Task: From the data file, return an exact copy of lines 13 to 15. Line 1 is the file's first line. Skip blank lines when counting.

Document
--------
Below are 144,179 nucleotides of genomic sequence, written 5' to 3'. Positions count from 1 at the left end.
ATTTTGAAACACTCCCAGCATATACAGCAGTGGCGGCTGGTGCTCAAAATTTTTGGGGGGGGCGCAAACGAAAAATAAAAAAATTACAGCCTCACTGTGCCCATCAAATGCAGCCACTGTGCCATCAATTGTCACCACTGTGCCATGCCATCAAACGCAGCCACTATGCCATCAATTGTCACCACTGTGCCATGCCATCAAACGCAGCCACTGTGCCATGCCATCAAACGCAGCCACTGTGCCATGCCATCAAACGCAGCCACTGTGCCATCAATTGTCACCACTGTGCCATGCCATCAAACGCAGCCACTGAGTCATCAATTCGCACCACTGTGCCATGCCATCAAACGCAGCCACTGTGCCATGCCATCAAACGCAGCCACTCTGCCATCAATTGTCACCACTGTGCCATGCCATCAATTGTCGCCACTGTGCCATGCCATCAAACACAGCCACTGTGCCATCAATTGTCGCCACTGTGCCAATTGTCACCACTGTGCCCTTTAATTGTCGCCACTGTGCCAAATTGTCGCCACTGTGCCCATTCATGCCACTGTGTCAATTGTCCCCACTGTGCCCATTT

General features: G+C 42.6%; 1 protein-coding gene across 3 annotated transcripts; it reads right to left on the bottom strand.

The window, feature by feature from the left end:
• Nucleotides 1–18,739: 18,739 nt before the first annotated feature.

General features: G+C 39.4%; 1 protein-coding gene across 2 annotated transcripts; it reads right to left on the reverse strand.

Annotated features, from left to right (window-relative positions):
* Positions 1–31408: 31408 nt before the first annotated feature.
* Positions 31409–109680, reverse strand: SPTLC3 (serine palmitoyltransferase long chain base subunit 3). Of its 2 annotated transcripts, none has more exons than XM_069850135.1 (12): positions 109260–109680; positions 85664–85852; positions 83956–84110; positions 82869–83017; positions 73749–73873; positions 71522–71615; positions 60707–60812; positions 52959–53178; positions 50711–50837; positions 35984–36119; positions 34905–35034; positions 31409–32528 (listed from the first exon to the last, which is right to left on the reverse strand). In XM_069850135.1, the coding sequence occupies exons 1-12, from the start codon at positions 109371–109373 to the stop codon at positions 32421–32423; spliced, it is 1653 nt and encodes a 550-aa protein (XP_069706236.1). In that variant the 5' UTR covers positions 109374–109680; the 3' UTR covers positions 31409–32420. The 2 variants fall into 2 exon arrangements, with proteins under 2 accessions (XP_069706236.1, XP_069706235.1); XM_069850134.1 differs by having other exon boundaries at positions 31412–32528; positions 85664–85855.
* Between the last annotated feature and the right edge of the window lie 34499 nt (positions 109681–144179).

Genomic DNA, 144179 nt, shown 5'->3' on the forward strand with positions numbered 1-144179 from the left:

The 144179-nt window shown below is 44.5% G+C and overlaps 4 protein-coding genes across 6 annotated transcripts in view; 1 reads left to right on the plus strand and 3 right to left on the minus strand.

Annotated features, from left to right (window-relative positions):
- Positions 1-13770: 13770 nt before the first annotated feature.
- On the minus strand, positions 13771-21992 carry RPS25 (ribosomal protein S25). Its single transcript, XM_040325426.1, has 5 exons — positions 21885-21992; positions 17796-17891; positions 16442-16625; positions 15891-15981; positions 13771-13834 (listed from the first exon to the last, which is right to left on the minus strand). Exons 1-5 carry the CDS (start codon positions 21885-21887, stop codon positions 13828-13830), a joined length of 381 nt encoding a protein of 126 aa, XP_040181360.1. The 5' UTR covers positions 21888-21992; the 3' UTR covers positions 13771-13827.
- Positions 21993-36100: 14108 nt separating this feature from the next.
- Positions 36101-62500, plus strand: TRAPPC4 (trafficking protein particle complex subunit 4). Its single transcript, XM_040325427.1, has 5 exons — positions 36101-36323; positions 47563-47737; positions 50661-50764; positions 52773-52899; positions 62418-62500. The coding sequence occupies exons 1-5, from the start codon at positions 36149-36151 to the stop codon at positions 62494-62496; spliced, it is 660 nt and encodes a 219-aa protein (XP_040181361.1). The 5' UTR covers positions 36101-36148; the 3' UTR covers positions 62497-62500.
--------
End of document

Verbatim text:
Annotated features, from left to right (window-relative positions):
- Positions 1-13770: 13770 nt before the first annotated feature.
- On the minus strand, positions 13771-21992 carry RPS25 (ribosomal protein S25). Its single transcript, XM_040325426.1, has 5 exons — positions 21885-21992; positions 17796-17891; positions 16442-16625; positions 15891-15981; positions 13771-13834 (listed from the first exon to the last, which is right to left on the minus strand). Exons 1-5 carry the CDS (start codon positions 21885-21887, stop codon positions 13828-13830), a joined length of 381 nt encoding a protein of 126 aa, XP_040181360.1. The 5' UTR covers positions 21888-21992; the 3' UTR covers positions 13771-13827.